Mason Erla, RHP, Michigan State
BA Rank: 170
Erla had a great start to the 2020 season before everything was shutdown. Now teams are having to figure out if his great start is a clear sign of a breakthrough, or was just a fast start before he regressed to closer to his less effective previous work. Sobotka is an interesting comparison, as a similarly sized-Sobotka was a dominant closer at South Carolina-Upstate with some injury issues and a big fastball. Even though Cease was a prep arm and Erla is a redshirt junior coming out of college, both have big arms and faced questions about their breaking balls. Weaver also had some of the same attributes (but a better track record) coming out of Florida State.
Kale Emshoff, C, Arkansas-Little Rock
BA Rank: 174
Draftpoint serves up some encouraging comps for Emshoff thanks to his excellent power potential. But there are some other comps with more cautionary tales. Emshoff’s power surge in 2020 was a massive jump from his previous production, much like Illinois’ Brendan Spillane. And Stephen McGee was another catcher with a solid batting eye and a big step forward as a junior.
Joey Loperfido, INF, Duke
BA Rank: 261
When talking about sleepers, it’s worth calibrating what we’re looking for. Many useful draftees are players who carve out useful roles as backups. Loperfido has been a solid player for Duke who stands out for his versatility and willingness to do whatever’s needed. Loperfido is a better hitter than Valaika was coming out of UCLA, but like Valaika, he projects as a useful utilityman. Katz, a player with a similar track record at Louisiana State, was released after he reached Double-A.
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Noah Bridges, OF, UNC Wilmington
BA Rank: 262
Bridges may not be drafted this year, but the UNC-Wilmington outfielder does a lot of things well as a plus-plus runner who plays a very solid center field and steals bases. Duggar is an interesting comparison, as like Bridges he was an athletic center fielder with speed and defensive chops but concerns about the bat. Duggar never really developed power as a pro, but the things he does well (play defense and get on base) have helped him carve out an MLB role.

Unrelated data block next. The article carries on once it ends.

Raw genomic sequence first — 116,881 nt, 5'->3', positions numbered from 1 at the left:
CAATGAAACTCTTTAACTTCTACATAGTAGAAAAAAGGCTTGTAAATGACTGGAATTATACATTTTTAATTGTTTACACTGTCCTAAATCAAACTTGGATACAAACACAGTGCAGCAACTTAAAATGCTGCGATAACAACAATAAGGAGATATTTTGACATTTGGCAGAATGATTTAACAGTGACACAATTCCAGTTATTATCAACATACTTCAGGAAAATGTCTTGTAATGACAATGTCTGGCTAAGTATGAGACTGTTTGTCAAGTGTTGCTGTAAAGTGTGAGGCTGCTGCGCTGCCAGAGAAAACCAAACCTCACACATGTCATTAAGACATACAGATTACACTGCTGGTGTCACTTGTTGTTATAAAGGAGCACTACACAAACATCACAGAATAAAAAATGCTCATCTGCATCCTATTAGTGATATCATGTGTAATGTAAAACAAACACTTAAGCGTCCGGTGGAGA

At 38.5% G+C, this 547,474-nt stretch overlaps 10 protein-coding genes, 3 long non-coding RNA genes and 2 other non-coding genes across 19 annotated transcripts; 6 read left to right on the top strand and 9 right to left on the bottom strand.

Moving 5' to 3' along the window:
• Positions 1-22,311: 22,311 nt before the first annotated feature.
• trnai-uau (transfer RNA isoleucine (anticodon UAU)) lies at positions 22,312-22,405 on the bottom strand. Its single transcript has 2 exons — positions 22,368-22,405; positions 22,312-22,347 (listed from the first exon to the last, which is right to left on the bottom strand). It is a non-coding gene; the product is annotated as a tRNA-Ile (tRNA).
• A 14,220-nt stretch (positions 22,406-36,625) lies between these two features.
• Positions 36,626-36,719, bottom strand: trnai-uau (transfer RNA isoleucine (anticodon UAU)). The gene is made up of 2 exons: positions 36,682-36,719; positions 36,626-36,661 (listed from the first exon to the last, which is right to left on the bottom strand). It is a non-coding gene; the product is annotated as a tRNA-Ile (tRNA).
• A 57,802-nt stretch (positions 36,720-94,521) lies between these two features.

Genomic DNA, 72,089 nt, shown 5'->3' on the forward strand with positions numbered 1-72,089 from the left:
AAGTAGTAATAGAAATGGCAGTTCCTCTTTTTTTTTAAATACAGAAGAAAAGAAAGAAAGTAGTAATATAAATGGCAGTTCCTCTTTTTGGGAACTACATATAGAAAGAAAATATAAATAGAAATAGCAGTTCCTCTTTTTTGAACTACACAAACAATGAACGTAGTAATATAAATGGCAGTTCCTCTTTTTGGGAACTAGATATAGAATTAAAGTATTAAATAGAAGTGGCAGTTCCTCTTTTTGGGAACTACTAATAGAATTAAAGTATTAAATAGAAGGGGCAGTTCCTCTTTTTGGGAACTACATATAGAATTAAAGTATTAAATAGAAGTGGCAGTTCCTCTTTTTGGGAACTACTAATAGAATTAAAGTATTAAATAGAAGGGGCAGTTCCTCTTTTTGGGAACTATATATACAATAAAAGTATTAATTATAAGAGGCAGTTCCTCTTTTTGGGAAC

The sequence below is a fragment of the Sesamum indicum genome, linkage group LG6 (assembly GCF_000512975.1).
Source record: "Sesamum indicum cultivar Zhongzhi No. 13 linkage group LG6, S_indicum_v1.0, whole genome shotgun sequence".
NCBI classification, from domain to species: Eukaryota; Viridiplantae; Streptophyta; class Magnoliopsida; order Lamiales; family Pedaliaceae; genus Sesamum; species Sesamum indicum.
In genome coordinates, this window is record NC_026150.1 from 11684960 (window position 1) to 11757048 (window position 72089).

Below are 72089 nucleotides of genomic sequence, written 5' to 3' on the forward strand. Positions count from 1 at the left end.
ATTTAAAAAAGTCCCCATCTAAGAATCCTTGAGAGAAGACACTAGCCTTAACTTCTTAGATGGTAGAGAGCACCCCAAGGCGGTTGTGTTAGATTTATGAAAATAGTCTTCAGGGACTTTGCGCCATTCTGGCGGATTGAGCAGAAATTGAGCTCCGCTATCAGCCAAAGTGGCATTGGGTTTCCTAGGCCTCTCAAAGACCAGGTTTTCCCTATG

Aaron Nixon, SS, McAllen (Texas) HS
BA Rank: 403
The comps may be a little rich for Nixon, but Draftpoint groups Nixon with a lot of toolsy high school two-way stars who (in most cases) ended up as hitters in pro ball: Dodson has hit and pitched in college and as a Rays minor leaguer. If he makes it to Texas as expected, he’s got the talent to hit and pitch.
Eric Orze, RHP, New Orleans
BA Rank: 497
We don’t want to focus entirely on players who are likely to be drafted. In a normal draft, Orze would be an interesting late-round pick as a likely pro reliever with two above-average pitches, a heroic backstory (he’s beaten cancer twice) and a sparkling 17-3 strikeout-to-walk ratio in 12.2 innings this year. Goody, a sixth-round pick of the Yankees in 2012, is a success story in that vein, as is Altavilla, a fifth-rounder of the Mariners in 2014.